At the end of words, too, where F has the sharp sound in English, it is in the Somerset dialect changed into V―e. g.:
The next pair of consonants, Z and S, the most celebrated in the dialect, are conveniently represented in the very name of the county itself"Zoomerzetzheere." These are tongue-and-palate
sounds, S hard, Z soft; and it is the hard sound of S which gives to our language that sibilant, hissing character so much complained of by foreigners, and sometimes by natives also. Lord Byron, comparing Italian with English, describes the latter as
"Our harsh northern whistling, grunting, guttural,
Which we are obliged to hiss, and spit, and splutter all."
The hissing, spitting sound here referred to is that of the letter in question. Of course, we may naturally expect to find this softened in the Somersetshire dialect, and we find it is so universally. At the beginning of a word S is always changed to Z. This is so well known that a single illustration will suffice. Take the following, the first verse of the parable of the sower, translated into the dialect: "Yee-arken, behold a Zower went vooäth to Zow, an as a Zooed Zome Zeeäd vell by the waye Zide, an the vowels o' the ayre did yeät it up."
At the end of a syllable, S is softened in such words as houze-house; mouze-mouse, &c. It is also softened by transposition, and that in rather a noteworthy manner. In a word like hasp, for instance, the S cannot be softened so long as it retains its place-the sharp lip-sound P sharpens also the preceding consonant-shuts down sharply upon it, and prevents it dying away into Z. In the Somersetshire dialect the letters are transposed, the S softened, in turn sometimes also softening the P, so that hasp becomes haps, or habs. The following are other examples of this change :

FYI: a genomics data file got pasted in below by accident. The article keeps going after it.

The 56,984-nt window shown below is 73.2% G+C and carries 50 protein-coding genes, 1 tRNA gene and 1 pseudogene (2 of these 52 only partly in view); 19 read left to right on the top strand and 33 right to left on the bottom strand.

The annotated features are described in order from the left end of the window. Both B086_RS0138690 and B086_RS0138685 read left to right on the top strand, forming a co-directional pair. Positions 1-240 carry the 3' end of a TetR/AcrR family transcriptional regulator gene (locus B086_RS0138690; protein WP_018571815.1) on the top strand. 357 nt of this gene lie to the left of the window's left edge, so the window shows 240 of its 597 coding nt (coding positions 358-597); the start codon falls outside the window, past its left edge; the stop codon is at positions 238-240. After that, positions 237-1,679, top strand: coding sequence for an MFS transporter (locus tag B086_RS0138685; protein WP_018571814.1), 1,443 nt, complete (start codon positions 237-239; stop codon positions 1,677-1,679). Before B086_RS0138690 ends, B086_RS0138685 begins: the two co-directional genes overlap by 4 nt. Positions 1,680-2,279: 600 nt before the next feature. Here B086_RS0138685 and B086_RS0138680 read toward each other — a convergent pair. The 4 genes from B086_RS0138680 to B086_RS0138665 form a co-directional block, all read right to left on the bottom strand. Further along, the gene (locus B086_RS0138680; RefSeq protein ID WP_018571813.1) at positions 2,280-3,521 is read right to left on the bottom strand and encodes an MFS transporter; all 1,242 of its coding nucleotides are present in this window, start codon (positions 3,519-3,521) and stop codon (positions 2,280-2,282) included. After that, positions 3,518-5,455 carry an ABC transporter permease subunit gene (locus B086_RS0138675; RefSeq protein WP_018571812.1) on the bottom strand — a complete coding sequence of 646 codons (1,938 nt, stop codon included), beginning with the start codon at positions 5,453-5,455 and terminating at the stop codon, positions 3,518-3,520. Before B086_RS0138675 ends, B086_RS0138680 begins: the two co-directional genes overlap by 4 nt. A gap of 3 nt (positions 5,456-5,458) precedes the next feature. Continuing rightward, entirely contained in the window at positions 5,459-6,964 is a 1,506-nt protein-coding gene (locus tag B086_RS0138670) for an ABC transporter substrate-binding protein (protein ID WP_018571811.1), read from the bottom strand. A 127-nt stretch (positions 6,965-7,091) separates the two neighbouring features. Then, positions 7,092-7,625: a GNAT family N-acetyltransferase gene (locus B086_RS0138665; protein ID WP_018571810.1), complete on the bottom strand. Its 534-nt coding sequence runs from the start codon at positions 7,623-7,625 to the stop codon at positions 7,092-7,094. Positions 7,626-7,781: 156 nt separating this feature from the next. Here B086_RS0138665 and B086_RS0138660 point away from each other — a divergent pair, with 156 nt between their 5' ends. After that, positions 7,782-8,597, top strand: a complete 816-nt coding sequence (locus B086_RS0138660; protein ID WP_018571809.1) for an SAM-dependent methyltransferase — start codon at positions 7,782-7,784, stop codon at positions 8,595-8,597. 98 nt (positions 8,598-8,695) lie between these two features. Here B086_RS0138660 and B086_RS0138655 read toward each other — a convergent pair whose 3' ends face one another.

Crips = crisp
Only one other consonant remains to be considered the letter R, and I am the more anxious to say something about this letter, because its treatment in the dialect, though in many respects very curious, has rarely been noticed even in isolated words, and never referred to as a general characteristic at all. The letter R stands alone — it is rough by nature and in its own right. Like S, it is a tongue-and-palate sound, and, with it, is distinguished for strength rather than for euphony, the one being pre-eminently the hissing, the other the harsh, vibrating sound of the language. R has indeed-like Ireland to successive Governmentsalways been the "great difficulty" with the leaders of fashion, the rulers of refined speech. The problem, of course, generally is to soften and subdue it as much as possible. In the modern London pronunciation, the R in the middle or towards the end of a syllable tends to go out, so that words like work, word, world, become wawk, waud, waulde. In the Cockney, or corrupted London pronunciation, indeed, there is a system of compensation at work, by which the Rs that have been unceremoniously thrown out from the middle of words to which they belong, are charitably taken in again at the end of words where they have no business; and young ladies and gentlemen who would think it "ba'bawous" and a "baw" to sound the R in its proper place, speak nevertheless of Par and Mar,